It's Saturday night, you’re out on the town and whether it’s due to the blood-red full moon or the four bottles of Dutch courage you just knocked back - you've picked up. Sunday morning comes around, and even though she's left, the smell of alcohol, cigarettes and perfume hasn't. Your bedroom will need a few days of airing to get rid of this one. It reeks of regret.
No, this is not a joke. Research has confirmed that, contrary to popular stereotypes, men get sad after sex as well.
According to a new paper titled Postcoital Dysphoria: Prevalence and Correlates among Males published in the Journal of Sex and Marital Therapy, men can and do suffer from Postcoital Dysphoria (PCD). Symptoms include feelings of sadness, tearfulness or irritability following sex.
While previous findings show the condition to be common in women, there had been no prior research into whether the same could be said for men, say Masters student Joel Maczkowiack and Professor Robert Schweitzer from Queensland University of Technology's School of Psychology and Counselling.
"The study breaks down the results of an international anonymous online survey of 1208 men from Australia, the USA, the UK, Russia, New Zealand, Germany and elsewhere," says Maczkowiack.
"Forty-one per cent of the participants reported experiencing PCD in their lifetime with 20 per cent reporting they had experienced it in the previous four weeks. Up to four per cent suffered from PCD on a regular basis."
According to Maczkowiack, responses ranged from "I don't want to be touched and want to be left alone" to "I feel unsatisfied, annoyed and very fidgety. All I really want is to leave and distract myself from everything I participated in."
"Another described feeling 'emotionless and empty' in contrast to the men who experienced the post coital experience positively, and used descriptors such as a 'feeling of well-being, satisfaction, contentment' and closeness to their partner," he adds.
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Meanwhile, the findings could pave the way for more discussion around male sexual experiences and therapy, says Professor Schweitzer.
"The first three phases of the human sexual response cycle -- excitement, plateau, and orgasm -- have been the focus of the majority of research to date," explains Schweitzer.
"The experience of the resolution phase remains a bit of a mystery and is therefore poorly understood.
"It is commonly believed that males and females experience a range of positive emotions including contentment and relaxation immediately following consensual sexual activity," continues Schweitzer.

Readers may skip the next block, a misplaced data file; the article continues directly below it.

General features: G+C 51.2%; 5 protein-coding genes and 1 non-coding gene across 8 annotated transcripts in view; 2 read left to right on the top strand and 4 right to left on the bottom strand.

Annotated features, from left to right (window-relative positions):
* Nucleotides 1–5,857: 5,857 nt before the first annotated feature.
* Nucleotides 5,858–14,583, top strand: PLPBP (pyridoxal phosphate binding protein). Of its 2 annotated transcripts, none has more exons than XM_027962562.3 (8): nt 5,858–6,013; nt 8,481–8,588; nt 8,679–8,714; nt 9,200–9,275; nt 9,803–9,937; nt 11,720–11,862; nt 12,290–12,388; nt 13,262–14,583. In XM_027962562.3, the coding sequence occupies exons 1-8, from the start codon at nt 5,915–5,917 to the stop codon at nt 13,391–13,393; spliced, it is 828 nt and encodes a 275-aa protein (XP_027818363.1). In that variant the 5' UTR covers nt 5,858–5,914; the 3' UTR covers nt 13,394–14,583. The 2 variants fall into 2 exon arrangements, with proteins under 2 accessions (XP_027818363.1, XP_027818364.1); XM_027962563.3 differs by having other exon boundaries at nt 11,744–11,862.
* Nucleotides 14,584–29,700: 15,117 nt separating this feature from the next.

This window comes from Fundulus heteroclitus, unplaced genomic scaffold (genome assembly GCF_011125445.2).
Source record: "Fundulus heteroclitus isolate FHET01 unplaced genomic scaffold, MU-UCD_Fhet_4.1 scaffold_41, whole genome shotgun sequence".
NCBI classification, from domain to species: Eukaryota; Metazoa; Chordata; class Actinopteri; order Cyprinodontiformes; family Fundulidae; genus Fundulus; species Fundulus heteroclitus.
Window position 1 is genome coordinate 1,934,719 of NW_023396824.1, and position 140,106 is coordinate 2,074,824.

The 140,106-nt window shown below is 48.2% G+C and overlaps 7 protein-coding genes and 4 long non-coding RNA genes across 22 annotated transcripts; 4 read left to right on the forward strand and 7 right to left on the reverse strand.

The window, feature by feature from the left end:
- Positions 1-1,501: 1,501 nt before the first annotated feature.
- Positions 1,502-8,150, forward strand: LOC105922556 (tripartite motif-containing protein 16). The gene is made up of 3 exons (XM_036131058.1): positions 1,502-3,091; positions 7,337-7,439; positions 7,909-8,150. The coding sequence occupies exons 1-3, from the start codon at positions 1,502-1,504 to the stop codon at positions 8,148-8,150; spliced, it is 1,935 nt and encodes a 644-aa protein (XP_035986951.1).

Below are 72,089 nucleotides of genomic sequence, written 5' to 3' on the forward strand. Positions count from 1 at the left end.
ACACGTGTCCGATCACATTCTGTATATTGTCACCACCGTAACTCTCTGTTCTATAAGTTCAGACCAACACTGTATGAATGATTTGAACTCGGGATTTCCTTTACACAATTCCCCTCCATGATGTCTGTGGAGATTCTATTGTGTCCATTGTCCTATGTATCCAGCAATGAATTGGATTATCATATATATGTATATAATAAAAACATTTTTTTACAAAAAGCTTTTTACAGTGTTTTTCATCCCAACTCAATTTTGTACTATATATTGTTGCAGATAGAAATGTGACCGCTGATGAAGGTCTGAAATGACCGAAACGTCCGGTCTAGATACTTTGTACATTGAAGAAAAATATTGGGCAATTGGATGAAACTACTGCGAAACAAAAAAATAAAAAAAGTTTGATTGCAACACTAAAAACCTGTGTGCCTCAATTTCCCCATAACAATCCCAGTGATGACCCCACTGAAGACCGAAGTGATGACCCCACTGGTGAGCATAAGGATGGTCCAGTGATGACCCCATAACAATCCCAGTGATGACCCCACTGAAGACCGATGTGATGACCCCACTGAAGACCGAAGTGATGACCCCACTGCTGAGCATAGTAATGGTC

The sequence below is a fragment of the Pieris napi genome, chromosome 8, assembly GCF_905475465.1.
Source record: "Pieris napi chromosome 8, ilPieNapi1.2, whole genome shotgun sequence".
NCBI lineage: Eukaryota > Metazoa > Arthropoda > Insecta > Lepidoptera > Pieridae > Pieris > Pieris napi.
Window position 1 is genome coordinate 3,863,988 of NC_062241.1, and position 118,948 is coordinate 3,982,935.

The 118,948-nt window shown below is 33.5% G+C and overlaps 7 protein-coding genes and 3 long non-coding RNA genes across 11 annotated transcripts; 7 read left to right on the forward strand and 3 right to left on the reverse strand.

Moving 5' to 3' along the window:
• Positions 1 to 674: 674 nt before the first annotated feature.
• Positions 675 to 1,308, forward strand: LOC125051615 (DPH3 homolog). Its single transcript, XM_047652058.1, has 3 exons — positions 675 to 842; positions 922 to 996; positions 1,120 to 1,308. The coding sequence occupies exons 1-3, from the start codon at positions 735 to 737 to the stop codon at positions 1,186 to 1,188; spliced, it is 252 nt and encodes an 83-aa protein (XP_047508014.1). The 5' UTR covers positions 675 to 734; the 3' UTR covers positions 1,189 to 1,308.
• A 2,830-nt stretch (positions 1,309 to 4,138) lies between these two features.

"Yet previous studies on the PCD experience of females showed that a similar proportion of females had experienced PCD on a regular basis. As with the men in this new study, it is not well understood. We would speculate that the reasons are multifactorial, including both biological and psychological factors."
Mr Maczkowiack says it's also obvious that PCD has existed in men for a while based on anecdotal evidence and online blogs and recounts.
"It has, for example, been established that couples who engage in talking, kissing, and cuddling following sexual activity report greater sexual and relationship satisfaction, demonstrating that the resolution phase is important for bonding and intimacy," he adds.
"So the negative affective state which defines PCD has potential to cause distress to the individual, as well as the partner, disrupt important relationship processes, and contribute to distress and conflict within the relationship, and impact upon sexual and relationship functioning."
"These assumptions are pervasive within masculine sub-culture and include that males always desire and experience sex as pleasurable. The experience of PCD contradicts these dominant cultural assumptions about the male experience sexual activity and of the resolution phase," concludes Maczkowiack.
The participants were volunteers recruited via social media, online articles, and psychological research websites. They completed a cross-sectional online questionnaire as part of the study.